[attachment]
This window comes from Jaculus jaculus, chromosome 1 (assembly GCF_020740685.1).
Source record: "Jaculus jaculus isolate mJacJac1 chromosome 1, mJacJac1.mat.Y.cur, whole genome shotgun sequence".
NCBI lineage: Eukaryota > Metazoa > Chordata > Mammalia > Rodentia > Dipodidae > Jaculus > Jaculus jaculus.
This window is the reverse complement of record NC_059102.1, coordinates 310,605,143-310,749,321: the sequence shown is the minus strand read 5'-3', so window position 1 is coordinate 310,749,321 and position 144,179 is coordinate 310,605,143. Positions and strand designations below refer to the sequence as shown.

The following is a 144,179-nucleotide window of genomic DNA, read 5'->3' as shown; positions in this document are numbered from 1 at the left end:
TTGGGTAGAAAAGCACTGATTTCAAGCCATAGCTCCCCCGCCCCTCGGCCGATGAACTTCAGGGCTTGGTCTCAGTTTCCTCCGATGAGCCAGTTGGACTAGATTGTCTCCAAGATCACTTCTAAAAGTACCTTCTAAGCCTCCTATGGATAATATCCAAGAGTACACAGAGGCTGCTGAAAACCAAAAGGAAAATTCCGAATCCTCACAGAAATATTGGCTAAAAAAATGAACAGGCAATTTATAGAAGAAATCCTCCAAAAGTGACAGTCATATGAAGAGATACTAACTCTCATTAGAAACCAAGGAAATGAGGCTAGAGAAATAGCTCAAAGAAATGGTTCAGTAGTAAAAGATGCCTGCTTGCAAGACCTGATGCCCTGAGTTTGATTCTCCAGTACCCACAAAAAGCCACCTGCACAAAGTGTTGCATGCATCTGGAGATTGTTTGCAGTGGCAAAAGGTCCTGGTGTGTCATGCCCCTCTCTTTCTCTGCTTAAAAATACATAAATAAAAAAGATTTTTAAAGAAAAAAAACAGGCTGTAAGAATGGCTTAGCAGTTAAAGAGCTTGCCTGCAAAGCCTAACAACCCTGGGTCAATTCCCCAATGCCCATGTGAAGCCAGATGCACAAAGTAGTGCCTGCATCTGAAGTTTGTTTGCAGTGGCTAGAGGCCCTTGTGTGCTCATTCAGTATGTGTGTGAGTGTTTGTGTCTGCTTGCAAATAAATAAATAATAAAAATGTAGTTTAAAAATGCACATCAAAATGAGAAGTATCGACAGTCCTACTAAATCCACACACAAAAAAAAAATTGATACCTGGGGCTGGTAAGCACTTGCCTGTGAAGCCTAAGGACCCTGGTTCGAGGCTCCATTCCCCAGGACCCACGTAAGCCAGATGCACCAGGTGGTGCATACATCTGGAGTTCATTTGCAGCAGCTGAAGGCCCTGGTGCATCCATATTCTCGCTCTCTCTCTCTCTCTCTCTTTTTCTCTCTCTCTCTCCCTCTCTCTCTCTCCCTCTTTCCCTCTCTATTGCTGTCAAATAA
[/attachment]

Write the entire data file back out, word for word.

This window comes from Jaculus jaculus, chromosome 1 (assembly GCF_020740685.1).
Source record: "Jaculus jaculus isolate mJacJac1 chromosome 1, mJacJac1.mat.Y.cur, whole genome shotgun sequence".
NCBI lineage: Eukaryota > Metazoa > Chordata > Mammalia > Rodentia > Dipodidae > Jaculus > Jaculus jaculus.
This window is the reverse complement of record NC_059102.1, coordinates 310,605,143-310,749,321: the sequence shown is the minus strand read 5'-3', so window position 1 is coordinate 310,749,321 and position 144,179 is coordinate 310,605,143. Positions and strand designations below refer to the sequence as shown.

The following is a 144,179-nucleotide window of genomic DNA, read 5'->3' as shown; positions in this document are numbered from 1 at the left end:
TTGGGTAGAAAAGCACTGATTTCAAGCCATAGCTCCCCCGCCCCTCGGCCGATGAACTTCAGGGCTTGGTCTCAGTTTCCTCCGATGAGCCAGTTGGACTAGATTGTCTCCAAGATCACTTCTAAAAGTACCTTCTAAGCCTCCTATGGATAATATCCAAGAGTACACAGAGGCTGCTGAAAACCAAAAGGAAAATTCCGAATCCTCACAGAAATATTGGCTAAAAAAATGAACAGGCAATTTATAGAAGAAATCCTCCAAAAGTGACAGTCATATGAAGAGATACTAACTCTCATTAGAAACCAAGGAAATGAGGCTAGAGAAATAGCTCAAAGAAATGGTTCAGTAGTAAAAGATGCCTGCTTGCAAGACCTGATGCCCTGAGTTTGATTCTCCAGTACCCACAAAAAGCCACCTGCACAAAGTGTTGCATGCATCTGGAGATTGTTTGCAGTGGCAAAAGGTCCTGGTGTGTCATGCCCCTCTCTTTCTCTGCTTAAAAATACATAAATAAAAAAGATTTTTAAAGAAAAAAAACAGGCTGTAAGAATGGCTTAGCAGTTAAAGAGCTTGCCTGCAAAGCCTAACAACCCTGGGTCAATTCCCCAATGCCCATGTGAAGCCAGATGCACAAAGTAGTGCCTGCATCTGAAGTTTGTTTGCAGTGGCTAGAGGCCCTTGTGTGCTCATTCAGTATGTGTGTGAGTGTTTGTGTCTGCTTGCAAATAAATAAATAATAAAAATGTAGTTTAAAAATGCACATCAAAATGAGAAGTATCGACAGTCCTACTAAATCCACACACAAAAAAAAAATTGATACCTGGGGCTGGTAAGCACTTGCCTGTGAAGCCTAAGGACCCTGGTTCGAGGCTCCATTCCCCAGGACCCACGTAAGCCAGATGCACCAGGTGGTGCATACATCTGGAGTTCATTTGCAGCAGCTGAAGGCCCTGGTGCATCCATATTCTCGCTCTCTCTCTCTCTCTCTCTTTTTCTCTCTCTCTCTCCCTCTCTCTCTCTCCCTCTTTCCCTCTCTATTGCTGTCAAATAA